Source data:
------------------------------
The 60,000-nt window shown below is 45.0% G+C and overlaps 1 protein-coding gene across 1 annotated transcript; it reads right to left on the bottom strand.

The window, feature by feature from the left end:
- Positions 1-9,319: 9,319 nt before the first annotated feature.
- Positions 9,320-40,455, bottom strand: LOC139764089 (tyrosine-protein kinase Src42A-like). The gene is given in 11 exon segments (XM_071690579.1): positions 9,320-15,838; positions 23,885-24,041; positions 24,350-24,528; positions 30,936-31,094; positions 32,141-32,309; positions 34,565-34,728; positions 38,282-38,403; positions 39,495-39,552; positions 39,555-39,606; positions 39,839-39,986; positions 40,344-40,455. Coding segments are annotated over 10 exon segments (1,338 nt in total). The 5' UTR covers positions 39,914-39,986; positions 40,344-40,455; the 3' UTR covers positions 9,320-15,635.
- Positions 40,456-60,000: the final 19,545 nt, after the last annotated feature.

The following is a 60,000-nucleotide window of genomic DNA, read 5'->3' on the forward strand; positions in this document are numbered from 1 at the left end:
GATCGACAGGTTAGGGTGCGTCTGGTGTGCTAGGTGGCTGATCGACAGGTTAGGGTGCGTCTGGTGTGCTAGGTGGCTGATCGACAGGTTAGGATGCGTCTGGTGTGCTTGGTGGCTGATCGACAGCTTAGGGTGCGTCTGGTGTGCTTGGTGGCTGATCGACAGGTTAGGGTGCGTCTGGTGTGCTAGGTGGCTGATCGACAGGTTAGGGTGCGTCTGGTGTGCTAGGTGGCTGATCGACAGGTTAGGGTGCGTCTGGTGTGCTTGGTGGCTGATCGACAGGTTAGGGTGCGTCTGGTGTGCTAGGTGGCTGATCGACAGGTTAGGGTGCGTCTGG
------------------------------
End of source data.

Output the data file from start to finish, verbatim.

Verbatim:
The 60,000-nt window shown below is 45.0% G+C and overlaps 1 protein-coding gene across 1 annotated transcript; it reads right to left on the bottom strand.

The window, feature by feature from the left end:
- Positions 1-9,319: 9,319 nt before the first annotated feature.
- Positions 9,320-40,455, bottom strand: LOC139764089 (tyrosine-protein kinase Src42A-like). The gene is given in 11 exon segments (XM_071690579.1): positions 9,320-15,838; positions 23,885-24,041; positions 24,350-24,528; positions 30,936-31,094; positions 32,141-32,309; positions 34,565-34,728; positions 38,282-38,403; positions 39,495-39,552; positions 39,555-39,606; positions 39,839-39,986; positions 40,344-40,455. Coding segments are annotated over 10 exon segments (1,338 nt in total). The 5' UTR covers positions 39,914-39,986; positions 40,344-40,455; the 3' UTR covers positions 9,320-15,635.
- Positions 40,456-60,000: the final 19,545 nt, after the last annotated feature.

The following is a 60,000-nucleotide window of genomic DNA, read 5'->3' on the forward strand; positions in this document are numbered from 1 at the left end:
GATCGACAGGTTAGGGTGCGTCTGGTGTGCTAGGTGGCTGATCGACAGGTTAGGGTGCGTCTGGTGTGCTAGGTGGCTGATCGACAGGTTAGGATGCGTCTGGTGTGCTTGGTGGCTGATCGACAGCTTAGGGTGCGTCTGGTGTGCTTGGTGGCTGATCGACAGGTTAGGGTGCGTCTGGTGTGCTAGGTGGCTGATCGACAGGTTAGGGTGCGTCTGGTGTGCTAGGTGGCTGATCGACAGGTTAGGGTGCGTCTGGTGTGCTTGGTGGCTGATCGACAGGTTAGGGTGCGTCTGGTGTGCTAGGTGGCTGATCGACAGGTTAGGGTGCGTCTGG